The Queensland government will offer Indigenous councils in the state more than $41.2 million in grants for the delivery of general and essential public services, according to local government minister Stirling Hinchliffe.
Hinchliffe on Tuesday said the three annual funding programs were crucial to ensuring council operations continue.
“They allow councils to keep their communities moving forward as well as helping to maintain jobs in their local workforces,” he said.
“The grants also show what can be achieved when both tiers of government work together for the benefit of local communities.”
The annual State Government Financial Aid program, which was designed to help 16 Indigenous councils cover the cost of delivering local government services, has been increased by more than $880,000 for 2020-21.
Eligible councils include Torres Strait Island Regional Council — which serves 15 island communities — Aurukun Shire Council in a remote part of Cape York, and Yarrabah Aboriginal Shire Council, located in Far North Queensland.
Hinchliffe said this program played a “vital role” for communities, as the councils cannot raise revenue through rates.
“This program will see almost $36.3 million for services such as transport and communication, health, recreation and culture, public order and safety, education and public amenities,” he said.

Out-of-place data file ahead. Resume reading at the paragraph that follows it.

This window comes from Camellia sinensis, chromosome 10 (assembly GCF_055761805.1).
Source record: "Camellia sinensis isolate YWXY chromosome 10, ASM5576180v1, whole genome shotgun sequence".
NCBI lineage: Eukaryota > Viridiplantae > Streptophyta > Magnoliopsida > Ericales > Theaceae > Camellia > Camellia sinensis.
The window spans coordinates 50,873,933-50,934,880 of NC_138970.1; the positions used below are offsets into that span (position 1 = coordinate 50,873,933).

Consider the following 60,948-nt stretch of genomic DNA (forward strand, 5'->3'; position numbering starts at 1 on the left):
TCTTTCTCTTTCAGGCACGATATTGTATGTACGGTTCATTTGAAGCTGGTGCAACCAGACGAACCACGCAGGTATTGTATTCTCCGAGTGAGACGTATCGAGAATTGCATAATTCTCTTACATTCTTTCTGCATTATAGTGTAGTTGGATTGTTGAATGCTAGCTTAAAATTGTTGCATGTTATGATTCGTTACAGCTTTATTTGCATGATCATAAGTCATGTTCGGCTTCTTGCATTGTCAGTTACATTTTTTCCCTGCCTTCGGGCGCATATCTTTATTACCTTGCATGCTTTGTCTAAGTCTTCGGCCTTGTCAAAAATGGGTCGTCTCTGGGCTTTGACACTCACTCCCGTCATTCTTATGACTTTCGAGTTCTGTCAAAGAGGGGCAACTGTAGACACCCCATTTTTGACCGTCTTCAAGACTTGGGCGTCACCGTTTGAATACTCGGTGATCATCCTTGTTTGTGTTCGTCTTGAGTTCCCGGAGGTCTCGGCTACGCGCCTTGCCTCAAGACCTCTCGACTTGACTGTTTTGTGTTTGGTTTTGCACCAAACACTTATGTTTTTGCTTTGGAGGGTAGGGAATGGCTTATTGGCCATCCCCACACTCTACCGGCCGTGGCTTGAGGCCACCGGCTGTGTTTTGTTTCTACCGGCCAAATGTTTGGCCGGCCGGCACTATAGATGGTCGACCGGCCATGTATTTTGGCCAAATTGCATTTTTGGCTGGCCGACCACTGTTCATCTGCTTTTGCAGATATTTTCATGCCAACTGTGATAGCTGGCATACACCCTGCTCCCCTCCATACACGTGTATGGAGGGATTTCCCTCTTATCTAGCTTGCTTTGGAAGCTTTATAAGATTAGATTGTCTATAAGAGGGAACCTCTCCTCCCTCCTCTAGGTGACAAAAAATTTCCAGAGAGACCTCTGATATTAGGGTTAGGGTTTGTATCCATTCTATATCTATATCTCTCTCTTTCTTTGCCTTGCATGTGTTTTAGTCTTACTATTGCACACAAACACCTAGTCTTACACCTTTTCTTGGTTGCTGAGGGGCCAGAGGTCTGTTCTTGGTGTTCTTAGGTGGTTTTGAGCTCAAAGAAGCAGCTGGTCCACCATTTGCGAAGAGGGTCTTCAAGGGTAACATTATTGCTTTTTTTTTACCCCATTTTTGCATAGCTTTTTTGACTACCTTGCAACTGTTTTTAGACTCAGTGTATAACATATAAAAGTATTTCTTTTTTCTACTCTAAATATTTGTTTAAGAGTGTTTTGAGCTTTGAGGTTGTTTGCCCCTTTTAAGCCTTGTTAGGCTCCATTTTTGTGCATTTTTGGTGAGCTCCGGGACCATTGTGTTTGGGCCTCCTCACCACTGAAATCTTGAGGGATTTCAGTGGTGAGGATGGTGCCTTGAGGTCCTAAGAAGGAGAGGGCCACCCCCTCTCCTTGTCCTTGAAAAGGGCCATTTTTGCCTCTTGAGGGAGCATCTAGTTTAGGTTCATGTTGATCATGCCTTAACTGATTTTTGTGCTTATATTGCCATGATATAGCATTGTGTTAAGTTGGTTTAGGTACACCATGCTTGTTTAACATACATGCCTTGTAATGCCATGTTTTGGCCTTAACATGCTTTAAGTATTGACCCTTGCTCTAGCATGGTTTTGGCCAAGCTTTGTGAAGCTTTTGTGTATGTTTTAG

“The funding also helps councils build towards stronger financial sustainability. Economies across the world have been dealt a blow by the pandemic and our Indigenous communities and councils are no different.”
The Queensland government banned Indigenous councils from holding liquor licences in 2008. Hinchliffe noted the Revenue Replacement Program would provide a total of $3.525m to nine councils that gave up profitable general liquor licences.
“The health and wellbeing of the communities is a paramount concern and this program acknowledges those councils that have taken a positive step towards alcohol reduction,” he said.
Finally, the Indigenous Economic Development Grant would provide $1.44 million to 15 councils to maintain local government jobs, giving “employees certainty in their positions, as well as having a positive impact on the lives of their families”.